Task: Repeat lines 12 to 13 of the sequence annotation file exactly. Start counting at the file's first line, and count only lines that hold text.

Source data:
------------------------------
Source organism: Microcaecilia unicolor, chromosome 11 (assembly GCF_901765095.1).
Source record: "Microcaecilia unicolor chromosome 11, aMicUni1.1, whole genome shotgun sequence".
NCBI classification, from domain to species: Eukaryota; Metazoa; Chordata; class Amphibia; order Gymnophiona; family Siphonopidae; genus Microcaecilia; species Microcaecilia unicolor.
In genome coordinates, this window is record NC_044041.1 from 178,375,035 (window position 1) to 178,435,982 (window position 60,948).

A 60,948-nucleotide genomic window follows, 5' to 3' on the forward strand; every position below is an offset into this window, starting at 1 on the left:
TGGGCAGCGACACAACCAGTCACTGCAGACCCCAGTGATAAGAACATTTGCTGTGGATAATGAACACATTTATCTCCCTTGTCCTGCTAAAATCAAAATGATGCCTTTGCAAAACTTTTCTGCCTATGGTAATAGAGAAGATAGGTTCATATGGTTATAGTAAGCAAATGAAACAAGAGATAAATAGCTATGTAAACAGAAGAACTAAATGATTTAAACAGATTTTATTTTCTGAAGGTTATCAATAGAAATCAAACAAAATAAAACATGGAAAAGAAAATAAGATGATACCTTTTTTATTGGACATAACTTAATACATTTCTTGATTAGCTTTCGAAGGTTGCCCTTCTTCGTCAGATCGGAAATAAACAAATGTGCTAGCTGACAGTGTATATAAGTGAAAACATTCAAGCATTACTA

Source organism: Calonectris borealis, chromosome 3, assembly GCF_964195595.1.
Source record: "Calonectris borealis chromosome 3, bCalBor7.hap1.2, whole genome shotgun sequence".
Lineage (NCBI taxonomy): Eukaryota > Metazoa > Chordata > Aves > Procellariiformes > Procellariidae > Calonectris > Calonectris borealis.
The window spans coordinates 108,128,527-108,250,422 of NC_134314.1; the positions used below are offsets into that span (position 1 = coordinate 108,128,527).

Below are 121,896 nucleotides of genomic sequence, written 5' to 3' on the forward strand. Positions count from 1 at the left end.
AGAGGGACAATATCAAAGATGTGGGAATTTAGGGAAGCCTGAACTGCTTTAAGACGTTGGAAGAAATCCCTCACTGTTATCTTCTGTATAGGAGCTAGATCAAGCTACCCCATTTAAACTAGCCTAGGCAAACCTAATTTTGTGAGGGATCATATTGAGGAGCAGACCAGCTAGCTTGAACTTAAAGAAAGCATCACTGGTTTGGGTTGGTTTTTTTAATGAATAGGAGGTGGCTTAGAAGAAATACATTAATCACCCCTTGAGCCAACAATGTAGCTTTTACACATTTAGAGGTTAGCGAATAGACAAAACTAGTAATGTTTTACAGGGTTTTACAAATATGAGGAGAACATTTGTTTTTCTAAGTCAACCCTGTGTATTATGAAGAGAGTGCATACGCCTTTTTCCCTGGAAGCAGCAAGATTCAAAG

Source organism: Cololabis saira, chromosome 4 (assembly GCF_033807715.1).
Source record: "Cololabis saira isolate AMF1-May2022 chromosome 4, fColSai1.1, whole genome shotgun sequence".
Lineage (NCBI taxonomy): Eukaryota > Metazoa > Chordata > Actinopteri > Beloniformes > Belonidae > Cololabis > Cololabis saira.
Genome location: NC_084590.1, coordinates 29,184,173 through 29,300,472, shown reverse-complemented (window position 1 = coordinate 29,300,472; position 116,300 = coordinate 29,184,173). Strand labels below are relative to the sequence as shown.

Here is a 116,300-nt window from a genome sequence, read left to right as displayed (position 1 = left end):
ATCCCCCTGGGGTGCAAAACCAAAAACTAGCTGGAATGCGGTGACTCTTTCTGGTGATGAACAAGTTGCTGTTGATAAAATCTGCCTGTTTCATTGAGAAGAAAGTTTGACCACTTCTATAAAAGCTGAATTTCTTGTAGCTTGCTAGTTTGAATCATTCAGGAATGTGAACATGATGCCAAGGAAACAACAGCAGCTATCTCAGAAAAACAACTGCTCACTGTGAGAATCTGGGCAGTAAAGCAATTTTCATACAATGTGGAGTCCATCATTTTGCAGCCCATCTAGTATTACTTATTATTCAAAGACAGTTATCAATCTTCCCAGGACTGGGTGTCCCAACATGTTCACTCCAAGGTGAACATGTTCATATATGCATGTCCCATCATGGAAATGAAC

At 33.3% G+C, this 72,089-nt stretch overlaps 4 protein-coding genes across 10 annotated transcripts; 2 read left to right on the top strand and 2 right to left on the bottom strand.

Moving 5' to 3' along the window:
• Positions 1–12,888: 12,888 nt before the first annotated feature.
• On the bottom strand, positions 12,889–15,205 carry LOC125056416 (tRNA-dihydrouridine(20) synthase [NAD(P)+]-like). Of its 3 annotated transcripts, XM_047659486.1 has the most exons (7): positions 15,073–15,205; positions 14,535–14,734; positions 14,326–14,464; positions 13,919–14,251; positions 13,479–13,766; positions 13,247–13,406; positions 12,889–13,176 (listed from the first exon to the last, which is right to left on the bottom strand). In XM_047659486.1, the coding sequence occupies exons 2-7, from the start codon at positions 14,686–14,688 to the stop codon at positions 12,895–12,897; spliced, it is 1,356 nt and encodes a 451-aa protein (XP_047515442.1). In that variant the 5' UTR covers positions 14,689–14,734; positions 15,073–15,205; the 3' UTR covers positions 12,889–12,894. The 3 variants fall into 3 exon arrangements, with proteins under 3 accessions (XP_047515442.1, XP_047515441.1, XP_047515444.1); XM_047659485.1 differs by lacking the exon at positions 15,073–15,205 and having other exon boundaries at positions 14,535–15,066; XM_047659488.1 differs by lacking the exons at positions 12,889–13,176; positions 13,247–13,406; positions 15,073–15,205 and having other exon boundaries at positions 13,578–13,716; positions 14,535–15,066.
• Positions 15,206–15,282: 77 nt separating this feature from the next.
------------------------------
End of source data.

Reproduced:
AGAGGGACAATATCAAAGATGTGGGAATTTAGGGAAGCCTGAACTGCTTTAAGACGTTGGAAGAAATCCCTCACTGTTATCTTCTGTATAGGAGCTAGATCAAGCTACCCCATTTAAACTAGCCTAGGCAAACCTAATTTTGTGAGGGATCATATTGAGGAGCAGACCAGCTAGCTTGAACTTAAAGAAAGCATCACTGGTTTGGGTTGGTTTTTTTAATGAATAGGAGGTGGCTTAGAAGAAATACATTAATCACCCCTTGAGCCAACAATGTAGCTTTTACACATTTAGAGGTTAGCGAATAGACAAAACTAGTAATGTTTTACAGGGTTTTACAAATATGAGGAGAACATTTGTTTTTCTAAGTCAACCCTGTGTATTATGAAGAGAGTGCATACGCCTTTTTCCCTGGAAGCAGCAAGATTCAAAG

Source organism: Cololabis saira, chromosome 4 (assembly GCF_033807715.1).